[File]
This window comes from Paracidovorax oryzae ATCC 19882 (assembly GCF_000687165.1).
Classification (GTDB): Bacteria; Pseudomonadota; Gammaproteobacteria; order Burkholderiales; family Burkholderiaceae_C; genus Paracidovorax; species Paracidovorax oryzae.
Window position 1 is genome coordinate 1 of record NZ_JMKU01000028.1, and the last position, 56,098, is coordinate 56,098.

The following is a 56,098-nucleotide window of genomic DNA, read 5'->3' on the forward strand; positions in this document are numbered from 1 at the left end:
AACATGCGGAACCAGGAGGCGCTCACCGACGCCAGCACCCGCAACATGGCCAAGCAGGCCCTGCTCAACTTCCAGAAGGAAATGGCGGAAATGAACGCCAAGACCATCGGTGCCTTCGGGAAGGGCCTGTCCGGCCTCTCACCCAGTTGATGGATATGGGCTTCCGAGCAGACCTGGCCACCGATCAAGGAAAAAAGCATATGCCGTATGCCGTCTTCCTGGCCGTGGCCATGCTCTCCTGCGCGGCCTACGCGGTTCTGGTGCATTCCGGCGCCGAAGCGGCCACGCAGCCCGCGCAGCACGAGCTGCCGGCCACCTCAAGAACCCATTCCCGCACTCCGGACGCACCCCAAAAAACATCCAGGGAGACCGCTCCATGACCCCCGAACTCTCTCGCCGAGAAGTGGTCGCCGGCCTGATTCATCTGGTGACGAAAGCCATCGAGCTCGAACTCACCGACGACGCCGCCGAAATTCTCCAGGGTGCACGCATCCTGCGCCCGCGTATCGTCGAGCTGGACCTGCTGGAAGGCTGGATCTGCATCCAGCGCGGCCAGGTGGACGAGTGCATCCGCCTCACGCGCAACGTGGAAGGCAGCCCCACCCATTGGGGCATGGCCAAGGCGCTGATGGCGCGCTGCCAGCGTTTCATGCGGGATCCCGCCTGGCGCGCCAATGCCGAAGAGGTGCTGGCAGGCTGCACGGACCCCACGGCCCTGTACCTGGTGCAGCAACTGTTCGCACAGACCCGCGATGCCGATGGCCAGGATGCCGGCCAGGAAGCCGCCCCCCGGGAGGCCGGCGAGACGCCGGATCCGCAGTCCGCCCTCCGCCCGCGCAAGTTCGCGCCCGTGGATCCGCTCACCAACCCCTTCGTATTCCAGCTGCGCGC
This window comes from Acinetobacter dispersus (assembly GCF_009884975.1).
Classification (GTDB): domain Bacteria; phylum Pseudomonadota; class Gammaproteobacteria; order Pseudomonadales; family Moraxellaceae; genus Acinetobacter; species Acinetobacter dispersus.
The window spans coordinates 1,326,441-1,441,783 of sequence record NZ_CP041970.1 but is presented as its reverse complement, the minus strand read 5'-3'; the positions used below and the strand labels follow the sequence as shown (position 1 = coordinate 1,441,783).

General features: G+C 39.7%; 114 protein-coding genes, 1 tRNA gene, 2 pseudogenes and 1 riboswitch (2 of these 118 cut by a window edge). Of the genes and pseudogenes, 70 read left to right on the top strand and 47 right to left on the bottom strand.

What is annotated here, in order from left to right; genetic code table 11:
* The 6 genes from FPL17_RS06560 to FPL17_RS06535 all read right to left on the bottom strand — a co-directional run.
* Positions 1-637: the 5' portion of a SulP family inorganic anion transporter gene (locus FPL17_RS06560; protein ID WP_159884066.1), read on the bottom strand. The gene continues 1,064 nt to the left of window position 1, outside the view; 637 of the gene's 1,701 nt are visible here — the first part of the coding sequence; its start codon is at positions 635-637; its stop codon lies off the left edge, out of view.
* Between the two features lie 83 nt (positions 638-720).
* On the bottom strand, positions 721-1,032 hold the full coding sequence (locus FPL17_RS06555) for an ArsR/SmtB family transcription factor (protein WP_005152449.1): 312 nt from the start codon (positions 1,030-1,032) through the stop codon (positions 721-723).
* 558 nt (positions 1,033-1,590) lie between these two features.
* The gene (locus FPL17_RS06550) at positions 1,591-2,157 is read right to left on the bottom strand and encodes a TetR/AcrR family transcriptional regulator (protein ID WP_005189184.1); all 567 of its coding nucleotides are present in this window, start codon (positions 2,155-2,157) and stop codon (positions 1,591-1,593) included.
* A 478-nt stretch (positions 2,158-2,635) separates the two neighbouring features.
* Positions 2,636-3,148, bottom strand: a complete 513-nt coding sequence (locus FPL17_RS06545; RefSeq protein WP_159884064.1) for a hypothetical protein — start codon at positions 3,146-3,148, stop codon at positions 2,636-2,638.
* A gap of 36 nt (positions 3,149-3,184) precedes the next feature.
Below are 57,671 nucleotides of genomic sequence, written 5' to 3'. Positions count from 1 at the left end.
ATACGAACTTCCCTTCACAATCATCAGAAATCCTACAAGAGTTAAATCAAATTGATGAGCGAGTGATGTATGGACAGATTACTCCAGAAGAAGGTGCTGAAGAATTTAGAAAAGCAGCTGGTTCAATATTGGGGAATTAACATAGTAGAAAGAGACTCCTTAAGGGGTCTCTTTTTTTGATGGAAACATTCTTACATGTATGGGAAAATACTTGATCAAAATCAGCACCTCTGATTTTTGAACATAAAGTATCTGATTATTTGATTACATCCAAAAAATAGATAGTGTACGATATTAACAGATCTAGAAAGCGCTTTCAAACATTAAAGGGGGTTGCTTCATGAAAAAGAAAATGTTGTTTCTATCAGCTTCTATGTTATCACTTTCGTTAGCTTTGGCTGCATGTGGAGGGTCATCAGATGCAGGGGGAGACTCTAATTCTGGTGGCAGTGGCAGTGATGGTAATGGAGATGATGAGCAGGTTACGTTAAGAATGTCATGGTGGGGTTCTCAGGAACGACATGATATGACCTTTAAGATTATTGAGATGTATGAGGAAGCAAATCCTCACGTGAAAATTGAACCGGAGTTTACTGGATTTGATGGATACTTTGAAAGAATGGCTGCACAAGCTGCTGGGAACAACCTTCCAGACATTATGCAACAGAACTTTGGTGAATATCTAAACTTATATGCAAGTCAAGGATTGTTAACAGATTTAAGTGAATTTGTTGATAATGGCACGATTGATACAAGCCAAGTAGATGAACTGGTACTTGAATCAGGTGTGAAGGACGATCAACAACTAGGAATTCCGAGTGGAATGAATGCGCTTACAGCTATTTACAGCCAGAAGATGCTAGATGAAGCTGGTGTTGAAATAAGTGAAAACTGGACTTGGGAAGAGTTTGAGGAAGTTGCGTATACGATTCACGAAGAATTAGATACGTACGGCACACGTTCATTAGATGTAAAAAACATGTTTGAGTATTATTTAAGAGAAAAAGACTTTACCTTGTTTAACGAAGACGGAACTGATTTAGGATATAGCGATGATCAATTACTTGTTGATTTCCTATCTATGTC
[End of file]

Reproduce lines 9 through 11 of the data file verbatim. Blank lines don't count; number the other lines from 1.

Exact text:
General features: G+C 39.7%; 114 protein-coding genes, 1 tRNA gene, 2 pseudogenes and 1 riboswitch (2 of these 118 cut by a window edge). Of the genes and pseudogenes, 70 read left to right on the top strand and 47 right to left on the bottom strand.

What is annotated here, in order from left to right; genetic code table 11:
* The 6 genes from FPL17_RS06560 to FPL17_RS06535 all read right to left on the bottom strand — a co-directional run.